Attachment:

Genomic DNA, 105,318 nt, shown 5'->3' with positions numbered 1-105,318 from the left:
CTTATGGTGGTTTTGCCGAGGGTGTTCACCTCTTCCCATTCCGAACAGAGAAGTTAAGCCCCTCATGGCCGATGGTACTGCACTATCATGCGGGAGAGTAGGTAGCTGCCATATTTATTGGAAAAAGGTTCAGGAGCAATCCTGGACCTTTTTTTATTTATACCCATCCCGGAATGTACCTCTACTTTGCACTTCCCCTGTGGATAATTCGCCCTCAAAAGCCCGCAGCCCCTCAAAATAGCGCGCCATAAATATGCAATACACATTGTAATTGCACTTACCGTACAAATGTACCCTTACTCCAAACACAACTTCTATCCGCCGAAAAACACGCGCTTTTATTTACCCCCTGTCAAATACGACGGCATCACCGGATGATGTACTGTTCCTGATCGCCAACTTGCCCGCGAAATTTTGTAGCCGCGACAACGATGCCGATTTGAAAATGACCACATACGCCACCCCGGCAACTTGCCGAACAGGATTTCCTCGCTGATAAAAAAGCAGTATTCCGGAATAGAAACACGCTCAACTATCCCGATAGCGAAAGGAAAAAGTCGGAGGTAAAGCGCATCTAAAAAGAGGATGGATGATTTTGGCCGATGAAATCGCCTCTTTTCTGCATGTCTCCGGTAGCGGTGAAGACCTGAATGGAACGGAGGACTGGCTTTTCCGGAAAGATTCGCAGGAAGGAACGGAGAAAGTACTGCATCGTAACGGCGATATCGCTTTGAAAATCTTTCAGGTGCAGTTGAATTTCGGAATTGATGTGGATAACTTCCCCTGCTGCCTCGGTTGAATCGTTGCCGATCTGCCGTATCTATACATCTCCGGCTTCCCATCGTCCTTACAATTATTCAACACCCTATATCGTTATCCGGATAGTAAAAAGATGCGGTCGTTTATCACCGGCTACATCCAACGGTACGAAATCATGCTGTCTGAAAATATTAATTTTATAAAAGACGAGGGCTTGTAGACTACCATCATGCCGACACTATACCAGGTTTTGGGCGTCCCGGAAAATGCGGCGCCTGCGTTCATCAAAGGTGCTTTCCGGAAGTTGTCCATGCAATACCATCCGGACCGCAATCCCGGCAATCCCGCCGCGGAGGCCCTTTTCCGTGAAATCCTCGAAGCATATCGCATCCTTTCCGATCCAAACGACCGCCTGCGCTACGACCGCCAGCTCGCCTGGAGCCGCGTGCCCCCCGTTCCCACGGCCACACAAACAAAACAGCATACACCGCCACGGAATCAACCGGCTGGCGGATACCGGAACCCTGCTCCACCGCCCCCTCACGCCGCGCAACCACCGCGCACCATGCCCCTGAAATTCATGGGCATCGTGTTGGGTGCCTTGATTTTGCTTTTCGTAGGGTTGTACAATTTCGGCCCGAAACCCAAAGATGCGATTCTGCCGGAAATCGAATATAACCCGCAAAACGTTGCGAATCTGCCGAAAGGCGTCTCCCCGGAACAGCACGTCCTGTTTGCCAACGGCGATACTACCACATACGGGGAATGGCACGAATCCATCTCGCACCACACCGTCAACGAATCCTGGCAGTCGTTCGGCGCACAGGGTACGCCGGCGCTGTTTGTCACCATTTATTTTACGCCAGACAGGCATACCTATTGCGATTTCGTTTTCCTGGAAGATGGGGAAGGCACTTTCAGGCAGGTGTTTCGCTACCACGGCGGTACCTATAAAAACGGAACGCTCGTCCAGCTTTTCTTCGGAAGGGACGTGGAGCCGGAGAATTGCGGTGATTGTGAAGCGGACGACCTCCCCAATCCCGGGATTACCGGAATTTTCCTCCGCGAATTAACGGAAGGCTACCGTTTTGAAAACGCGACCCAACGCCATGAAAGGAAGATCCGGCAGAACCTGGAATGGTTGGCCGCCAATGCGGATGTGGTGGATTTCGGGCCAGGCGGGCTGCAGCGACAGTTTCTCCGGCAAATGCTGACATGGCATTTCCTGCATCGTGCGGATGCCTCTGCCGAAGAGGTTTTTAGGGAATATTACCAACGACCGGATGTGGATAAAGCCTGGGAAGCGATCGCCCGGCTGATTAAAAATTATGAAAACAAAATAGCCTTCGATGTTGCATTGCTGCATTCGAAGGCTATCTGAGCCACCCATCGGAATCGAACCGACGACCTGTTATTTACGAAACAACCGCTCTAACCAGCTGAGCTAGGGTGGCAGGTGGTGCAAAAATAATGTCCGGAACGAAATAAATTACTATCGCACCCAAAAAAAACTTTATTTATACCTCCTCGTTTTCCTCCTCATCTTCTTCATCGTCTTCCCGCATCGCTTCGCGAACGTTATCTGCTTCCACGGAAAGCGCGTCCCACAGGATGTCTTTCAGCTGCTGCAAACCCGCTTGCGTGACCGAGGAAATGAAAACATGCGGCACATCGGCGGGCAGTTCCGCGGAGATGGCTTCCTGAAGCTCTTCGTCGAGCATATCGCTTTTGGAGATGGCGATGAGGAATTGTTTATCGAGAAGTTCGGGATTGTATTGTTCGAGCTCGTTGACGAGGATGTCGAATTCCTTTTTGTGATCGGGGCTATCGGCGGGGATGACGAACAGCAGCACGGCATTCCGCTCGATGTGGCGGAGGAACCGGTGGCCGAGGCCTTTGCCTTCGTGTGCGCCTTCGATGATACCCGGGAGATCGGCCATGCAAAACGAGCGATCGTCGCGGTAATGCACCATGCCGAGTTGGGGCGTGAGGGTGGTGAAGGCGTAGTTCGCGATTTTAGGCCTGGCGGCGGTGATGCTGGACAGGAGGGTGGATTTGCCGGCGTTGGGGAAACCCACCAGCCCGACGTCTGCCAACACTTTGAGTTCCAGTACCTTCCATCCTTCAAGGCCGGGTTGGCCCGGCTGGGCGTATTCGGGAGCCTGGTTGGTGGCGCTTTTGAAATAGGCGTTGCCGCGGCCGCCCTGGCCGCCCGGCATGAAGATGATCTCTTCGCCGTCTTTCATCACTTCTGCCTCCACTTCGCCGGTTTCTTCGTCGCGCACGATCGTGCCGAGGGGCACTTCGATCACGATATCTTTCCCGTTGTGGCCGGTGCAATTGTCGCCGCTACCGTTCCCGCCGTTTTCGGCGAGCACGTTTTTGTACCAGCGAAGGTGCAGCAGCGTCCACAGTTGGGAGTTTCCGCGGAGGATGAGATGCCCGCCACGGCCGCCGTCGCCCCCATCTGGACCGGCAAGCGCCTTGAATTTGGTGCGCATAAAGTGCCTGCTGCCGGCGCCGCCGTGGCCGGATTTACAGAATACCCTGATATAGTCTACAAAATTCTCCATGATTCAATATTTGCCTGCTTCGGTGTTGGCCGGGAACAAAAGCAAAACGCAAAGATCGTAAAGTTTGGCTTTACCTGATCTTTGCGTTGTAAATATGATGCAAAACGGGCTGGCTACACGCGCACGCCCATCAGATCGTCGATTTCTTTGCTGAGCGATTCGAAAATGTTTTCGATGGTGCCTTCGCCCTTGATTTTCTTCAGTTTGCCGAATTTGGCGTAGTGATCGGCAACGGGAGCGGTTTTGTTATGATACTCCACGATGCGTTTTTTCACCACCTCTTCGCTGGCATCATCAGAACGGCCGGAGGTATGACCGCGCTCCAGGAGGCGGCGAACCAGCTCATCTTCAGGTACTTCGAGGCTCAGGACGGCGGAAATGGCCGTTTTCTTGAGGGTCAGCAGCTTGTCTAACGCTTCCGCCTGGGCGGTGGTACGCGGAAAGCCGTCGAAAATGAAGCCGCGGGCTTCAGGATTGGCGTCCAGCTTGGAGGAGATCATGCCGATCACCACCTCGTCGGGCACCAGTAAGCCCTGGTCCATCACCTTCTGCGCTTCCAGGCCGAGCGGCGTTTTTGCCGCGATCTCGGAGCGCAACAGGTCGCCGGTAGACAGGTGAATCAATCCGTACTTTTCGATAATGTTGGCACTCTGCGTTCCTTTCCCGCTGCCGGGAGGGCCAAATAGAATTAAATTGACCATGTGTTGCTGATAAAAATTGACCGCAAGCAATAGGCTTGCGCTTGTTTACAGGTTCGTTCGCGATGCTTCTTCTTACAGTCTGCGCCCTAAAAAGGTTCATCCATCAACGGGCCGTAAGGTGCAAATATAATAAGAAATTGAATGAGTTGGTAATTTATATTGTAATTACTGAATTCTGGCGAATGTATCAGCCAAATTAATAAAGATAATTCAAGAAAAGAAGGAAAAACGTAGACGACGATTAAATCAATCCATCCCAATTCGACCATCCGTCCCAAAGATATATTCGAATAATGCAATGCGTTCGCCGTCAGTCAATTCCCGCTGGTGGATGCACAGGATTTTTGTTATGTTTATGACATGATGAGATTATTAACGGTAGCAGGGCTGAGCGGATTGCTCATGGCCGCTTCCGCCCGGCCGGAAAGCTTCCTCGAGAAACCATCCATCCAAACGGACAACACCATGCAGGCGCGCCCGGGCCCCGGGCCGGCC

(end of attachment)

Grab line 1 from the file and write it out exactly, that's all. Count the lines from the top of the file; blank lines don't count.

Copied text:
Genomic DNA, 105,318 nt, shown 5'->3' with positions numbered 1-105,318 from the left: